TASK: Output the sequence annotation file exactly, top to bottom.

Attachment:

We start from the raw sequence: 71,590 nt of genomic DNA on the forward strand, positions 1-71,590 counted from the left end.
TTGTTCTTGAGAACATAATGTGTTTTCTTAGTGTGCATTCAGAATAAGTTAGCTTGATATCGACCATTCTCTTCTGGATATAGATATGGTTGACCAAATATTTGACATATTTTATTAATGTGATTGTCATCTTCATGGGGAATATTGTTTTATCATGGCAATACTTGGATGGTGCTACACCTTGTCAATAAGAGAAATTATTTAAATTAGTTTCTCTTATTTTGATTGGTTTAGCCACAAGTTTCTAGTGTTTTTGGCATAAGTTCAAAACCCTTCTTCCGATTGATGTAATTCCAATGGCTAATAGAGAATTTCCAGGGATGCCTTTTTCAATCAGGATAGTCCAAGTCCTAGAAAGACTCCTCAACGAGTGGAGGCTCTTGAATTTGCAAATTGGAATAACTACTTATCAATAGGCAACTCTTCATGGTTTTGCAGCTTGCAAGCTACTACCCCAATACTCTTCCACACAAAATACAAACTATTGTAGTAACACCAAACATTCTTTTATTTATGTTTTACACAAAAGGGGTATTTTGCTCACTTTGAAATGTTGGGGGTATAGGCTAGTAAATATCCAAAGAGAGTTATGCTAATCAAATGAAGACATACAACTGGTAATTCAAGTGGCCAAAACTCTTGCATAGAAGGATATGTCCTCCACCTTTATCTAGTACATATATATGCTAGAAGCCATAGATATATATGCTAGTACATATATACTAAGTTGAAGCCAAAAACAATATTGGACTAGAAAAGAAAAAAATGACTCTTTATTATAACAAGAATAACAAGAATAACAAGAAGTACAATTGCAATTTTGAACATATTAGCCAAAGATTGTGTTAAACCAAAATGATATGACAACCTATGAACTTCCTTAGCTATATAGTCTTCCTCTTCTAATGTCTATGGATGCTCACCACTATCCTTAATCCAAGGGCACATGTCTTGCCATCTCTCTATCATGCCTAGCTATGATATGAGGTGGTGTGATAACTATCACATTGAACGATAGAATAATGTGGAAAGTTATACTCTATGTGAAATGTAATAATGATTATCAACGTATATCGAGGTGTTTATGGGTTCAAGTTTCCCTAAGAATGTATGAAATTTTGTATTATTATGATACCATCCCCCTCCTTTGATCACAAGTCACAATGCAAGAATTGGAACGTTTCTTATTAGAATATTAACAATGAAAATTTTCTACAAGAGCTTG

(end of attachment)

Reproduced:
We start from the raw sequence: 71,590 nt of genomic DNA on the forward strand, positions 1-71,590 counted from the left end.
TTGTTCTTGAGAACATAATGTGTTTTCTTAGTGTGCATTCAGAATAAGTTAGCTTGATATCGACCATTCTCTTCTGGATATAGATATGGTTGACCAAATATTTGACATATTTTATTAATGTGATTGTCATCTTCATGGGGAATATTGTTTTATCATGGCAATACTTGGATGGTGCTACACCTTGTCAATAAGAGAAATTATTTAAATTAGTTTCTCTTATTTTGATTGGTTTAGCCACAAGTTTCTAGTGTTTTTGGCATAAGTTCAAAACCCTTCTTCCGATTGATGTAATTCCAATGGCTAATAGAGAATTTCCAGGGATGCCTTTTTCAATCAGGATAGTCCAAGTCCTAGAAAGACTCCTCAACGAGTGGAGGCTCTTGAATTTGCAAATTGGAATAACTACTTATCAATAGGCAACTCTTCATGGTTTTGCAGCTTGCAAGCTACTACCCCAATACTCTTCCACACAAAATACAAACTATTGTAGTAACACCAAACATTCTTTTATTTATGTTTTACACAAAAGGGGTATTTTGCTCACTTTGAAATGTTGGGGGTATAGGCTAGTAAATATCCAAAGAGAGTTATGCTAATCAAATGAAGACATACAACTGGTAATTCAAGTGGCCAAAACTCTTGCATAGAAGGATATGTCCTCCACCTTTATCTAGTACATATATATGCTAGAAGCCATAGATATATATGCTAGTACATATATACTAAGTTGAAGCCAAAAACAATATTGGACTAGAAAAGAAAAAAATGACTCTTTATTATAACAAGAATAACAAGAATAACAAGAAGTACAATTGCAATTTTGAACATATTAGCCAAAGATTGTGTTAAACCAAAATGATATGACAACCTATGAACTTCCTTAGCTATATAGTCTTCCTCTTCTAATGTCTATGGATGCTCACCACTATCCTTAATCCAAGGGCACATGTCTTGCCATCTCTCTATCATGCCTAGCTATGATATGAGGTGGTGTGATAACTATCACATTGAACGATAGAATAATGTGGAAAGTTATACTCTATGTGAAATGTAATAATGATTATCAACGTATATCGAGGTGTTTATGGGTTCAAGTTTCCCTAAGAATGTATGAAATTTTGTATTATTATGATACCATCCCCCTCCTTTGATCACAAGTCACAATGCAAGAATTGGAACGTTTCTTATTAGAATATTAACAATGAAAATTTTCTACAAGAGCTTG